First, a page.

Iran’s Support of the Houthis: What to Know

In Brief

Iran’s Support of the Houthis: What to Know

Iranian support has boosted the military prowess of Yemen’s Houthis, helping them project force into the Red Sea. In return, the group has extended the reach of Iran’s anti-West axis of resistance.

Yemen’s Iran-aligned Houthi movement is emerging as one of the Middle East’s most potent nonstate actors as Israel’s war against Hamas rages on in the Gaza Strip. The group’s ability to maintain disruptive strikes in the Red Sea raises fresh questions about the extent of its ties with Iran.

Who are the Houthis?

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The Houthis are a local rebel movement that currently rules a third of Yemen’s territory and two-thirds of its population. They revolted against the internationally recognized government in 2011 and overthrew it in 2014. Yemen’s civil war continues today, with its front lines largely frozen. The Houthis’ government, based in the capital, Sanaa, is recognized only by Iran. Influenced by strict readings of Islamic law and local caste-based traditions, Houthi governance is considered repressive by human rights watchdogs. The Houthis’ infamous, Iranian-inspired rallying cry points to their ambitions beyond Yemen: “God is great, death to America, death to Israel, a curse upon the Jews, victory to Islam.” The United States designates them as a terrorist group.

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The Houthis are formally known as Ansar Allah (Supporters of God in Arabic), but their popular name refers to the movement’s leaders, who come from northern Yemen’s Houthi tribe. Originally a political movement, the Houthis militarized in the late 2000s, fighting wars against Yemen’s government. They command some twenty thousand fighters, a mix of tribal forces and troops formerly loyal to the government. The Houthi movement is rooted in Zaidism, also known as “Fiver” Shiite Islam, meaning it recognizes only the first five of the Prophet Mohammed’s successors. It is practiced mainly in northern Yemen, where it has also taken on elements of Sunni Islam. Zaidis compose around a third of Yemen’s population of thirty-four million.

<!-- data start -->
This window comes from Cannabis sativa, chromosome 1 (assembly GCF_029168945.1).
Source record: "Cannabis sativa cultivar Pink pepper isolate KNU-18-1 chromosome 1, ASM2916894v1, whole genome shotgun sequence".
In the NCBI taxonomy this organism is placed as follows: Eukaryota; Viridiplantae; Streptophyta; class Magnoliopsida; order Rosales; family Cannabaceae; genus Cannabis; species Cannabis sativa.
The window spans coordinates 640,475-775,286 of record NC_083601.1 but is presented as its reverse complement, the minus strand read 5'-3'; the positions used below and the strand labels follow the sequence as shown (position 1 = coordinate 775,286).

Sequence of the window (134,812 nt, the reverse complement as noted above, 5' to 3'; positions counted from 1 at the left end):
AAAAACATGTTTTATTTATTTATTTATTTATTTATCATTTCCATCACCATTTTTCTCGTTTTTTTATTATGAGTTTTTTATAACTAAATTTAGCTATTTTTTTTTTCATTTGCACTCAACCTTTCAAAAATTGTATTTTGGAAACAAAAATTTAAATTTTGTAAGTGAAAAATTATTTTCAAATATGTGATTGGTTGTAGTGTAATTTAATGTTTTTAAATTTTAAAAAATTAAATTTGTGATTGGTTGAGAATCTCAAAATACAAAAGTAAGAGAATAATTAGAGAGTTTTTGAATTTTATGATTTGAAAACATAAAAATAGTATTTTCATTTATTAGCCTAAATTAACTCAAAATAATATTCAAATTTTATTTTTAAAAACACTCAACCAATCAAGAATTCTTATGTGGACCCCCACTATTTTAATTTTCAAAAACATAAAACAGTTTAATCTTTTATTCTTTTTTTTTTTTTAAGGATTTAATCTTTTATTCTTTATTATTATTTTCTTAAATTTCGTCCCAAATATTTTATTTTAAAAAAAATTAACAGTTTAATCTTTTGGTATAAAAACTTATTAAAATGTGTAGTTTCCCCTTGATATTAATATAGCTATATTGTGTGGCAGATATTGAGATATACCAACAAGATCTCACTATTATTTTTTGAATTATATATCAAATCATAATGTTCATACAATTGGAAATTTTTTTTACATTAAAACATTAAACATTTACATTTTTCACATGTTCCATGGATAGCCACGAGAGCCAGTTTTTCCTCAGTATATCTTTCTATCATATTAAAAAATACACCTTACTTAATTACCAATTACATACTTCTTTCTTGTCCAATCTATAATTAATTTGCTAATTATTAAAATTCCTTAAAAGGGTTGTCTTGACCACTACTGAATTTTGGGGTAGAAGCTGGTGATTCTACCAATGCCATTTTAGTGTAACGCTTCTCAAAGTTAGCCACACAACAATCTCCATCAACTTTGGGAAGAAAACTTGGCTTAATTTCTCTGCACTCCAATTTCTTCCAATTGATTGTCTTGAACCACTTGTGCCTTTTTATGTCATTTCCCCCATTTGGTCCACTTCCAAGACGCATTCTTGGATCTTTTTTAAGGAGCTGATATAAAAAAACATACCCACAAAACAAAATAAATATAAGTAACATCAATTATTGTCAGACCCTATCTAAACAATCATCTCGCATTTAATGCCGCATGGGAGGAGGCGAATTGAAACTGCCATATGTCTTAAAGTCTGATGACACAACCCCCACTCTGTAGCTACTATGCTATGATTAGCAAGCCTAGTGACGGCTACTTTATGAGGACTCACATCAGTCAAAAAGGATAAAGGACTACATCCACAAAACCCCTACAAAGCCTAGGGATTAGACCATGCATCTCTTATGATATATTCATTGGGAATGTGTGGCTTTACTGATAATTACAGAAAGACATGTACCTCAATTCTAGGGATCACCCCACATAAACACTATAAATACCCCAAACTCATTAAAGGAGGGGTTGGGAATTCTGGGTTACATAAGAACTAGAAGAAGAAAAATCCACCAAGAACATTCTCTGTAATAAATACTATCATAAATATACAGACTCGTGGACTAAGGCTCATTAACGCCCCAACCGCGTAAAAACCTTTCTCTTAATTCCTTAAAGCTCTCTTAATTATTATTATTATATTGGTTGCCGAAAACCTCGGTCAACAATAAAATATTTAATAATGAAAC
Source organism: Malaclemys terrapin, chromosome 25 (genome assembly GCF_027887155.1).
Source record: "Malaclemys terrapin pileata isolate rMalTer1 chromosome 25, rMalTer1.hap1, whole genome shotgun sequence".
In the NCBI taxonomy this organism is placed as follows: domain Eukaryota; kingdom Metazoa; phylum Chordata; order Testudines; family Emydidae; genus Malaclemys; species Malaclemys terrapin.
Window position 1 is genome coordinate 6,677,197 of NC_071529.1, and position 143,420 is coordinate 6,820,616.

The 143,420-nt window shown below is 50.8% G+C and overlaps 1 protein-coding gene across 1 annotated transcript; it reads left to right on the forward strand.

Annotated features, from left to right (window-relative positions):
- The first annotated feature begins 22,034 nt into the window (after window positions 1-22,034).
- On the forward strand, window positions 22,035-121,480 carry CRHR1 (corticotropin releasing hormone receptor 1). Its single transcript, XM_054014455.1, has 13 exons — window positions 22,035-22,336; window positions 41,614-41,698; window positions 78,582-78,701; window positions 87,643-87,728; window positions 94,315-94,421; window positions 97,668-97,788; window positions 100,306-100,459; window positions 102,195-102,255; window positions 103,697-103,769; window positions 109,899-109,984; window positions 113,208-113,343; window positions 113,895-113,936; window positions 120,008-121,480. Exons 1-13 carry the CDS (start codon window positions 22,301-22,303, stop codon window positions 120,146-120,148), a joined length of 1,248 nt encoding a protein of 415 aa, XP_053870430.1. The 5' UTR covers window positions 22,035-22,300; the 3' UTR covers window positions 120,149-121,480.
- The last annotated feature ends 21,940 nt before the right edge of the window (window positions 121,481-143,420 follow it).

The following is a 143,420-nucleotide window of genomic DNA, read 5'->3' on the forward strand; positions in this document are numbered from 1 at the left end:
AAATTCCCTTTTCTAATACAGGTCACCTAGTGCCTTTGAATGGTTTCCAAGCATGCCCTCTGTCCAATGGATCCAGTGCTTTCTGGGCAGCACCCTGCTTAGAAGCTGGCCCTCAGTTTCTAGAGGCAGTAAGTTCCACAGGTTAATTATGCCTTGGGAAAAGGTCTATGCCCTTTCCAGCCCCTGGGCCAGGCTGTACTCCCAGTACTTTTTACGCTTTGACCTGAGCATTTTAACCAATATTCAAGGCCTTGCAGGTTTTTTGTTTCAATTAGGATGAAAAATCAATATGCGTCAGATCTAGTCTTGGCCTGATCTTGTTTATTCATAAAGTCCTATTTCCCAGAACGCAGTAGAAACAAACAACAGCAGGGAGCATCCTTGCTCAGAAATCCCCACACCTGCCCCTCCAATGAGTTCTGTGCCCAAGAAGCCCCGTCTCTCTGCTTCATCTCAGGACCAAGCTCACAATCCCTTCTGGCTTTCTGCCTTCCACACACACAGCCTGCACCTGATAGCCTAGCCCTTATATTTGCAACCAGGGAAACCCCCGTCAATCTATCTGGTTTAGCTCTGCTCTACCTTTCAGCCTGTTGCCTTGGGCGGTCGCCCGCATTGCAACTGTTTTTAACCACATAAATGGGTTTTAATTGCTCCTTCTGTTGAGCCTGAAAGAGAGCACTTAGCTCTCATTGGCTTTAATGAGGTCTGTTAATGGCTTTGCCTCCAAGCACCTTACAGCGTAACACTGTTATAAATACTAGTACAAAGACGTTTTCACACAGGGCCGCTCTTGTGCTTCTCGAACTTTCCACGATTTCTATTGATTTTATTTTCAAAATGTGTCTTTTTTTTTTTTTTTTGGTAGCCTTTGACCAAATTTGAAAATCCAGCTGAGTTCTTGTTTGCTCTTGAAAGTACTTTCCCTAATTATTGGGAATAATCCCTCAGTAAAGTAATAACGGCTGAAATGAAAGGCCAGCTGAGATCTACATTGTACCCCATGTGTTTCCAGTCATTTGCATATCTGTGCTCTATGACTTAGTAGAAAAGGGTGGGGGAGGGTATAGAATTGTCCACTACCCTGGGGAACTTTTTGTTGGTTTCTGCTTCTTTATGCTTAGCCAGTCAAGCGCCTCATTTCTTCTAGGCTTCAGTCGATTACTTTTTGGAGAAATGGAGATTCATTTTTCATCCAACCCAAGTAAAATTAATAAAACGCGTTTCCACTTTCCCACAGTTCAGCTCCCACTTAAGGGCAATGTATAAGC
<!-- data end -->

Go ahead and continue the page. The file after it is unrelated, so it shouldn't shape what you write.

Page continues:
A map of Yemen showing that the northwestern area is Houthi controlled

How did the Houthis become aligned with Iran?

By some experts’ estimations, Iranian military support to the Houthis began as early as 2009, amid the Houthis’ first war against Yemen’s government. Most experts agree that the Houthis were receiving weapons from Iran by 2014, the year they captured Sanaa. In both cases, military intervention against the Houthis by Iran’s regional rival, Saudi Arabia, likely catalyzed Tehran’s increased interest in the group.

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A map of the Middle East showing notable Iran-backed militias in Iraq, Syria, Lebanon, the Palestinian territories, and Yemen Militant groups allied with Iran are frequently called Tehran’s proxies, but many experts say the Houthis are better characterized as Iran’s willing partner [PDF]. Iran’s model of “exporting” its 1979 Islamic Revolution by cultivating armed groups in the region allows these groups a degree of flexibility, the Washington Institute for Near East Policy’s Michael Knights tells CFR. “It doesn’t tend to force groups like the Houthis to choose between what they want to do locally and the Iranian model,” he says. However, the Houthis and the Islamic Republic share an ideological affinity [PDF] and geopolitical interests that motivate the Houthis to assist Iran. “They don’t have to be told, they don’t have to be coerced, they don’t even really have to be bribed. They’re a very loyal fellow traveler to the Islamic Revolution in Iran.”

While the Houthis hold Iran’s supreme leader and the Islamic Revolution in high esteem, notable differences separate them from Iran and its closest partners. The Houthis don’t practice the “Twelver” Shiism prevalent in Iran, though they have reportedly incorporated Twelver beliefs into their interpretation of Zaidism. They also weren’t founded with Iran’s help, as groups including Lebanon’s Hezbollah and Iraq’s Badr Organization were. And unlike with some Iran-backed groups, Houthi leader Abdul-Malik al-Houthi reportedly doesn’t see himself as subordinate to Iran’s supreme leader.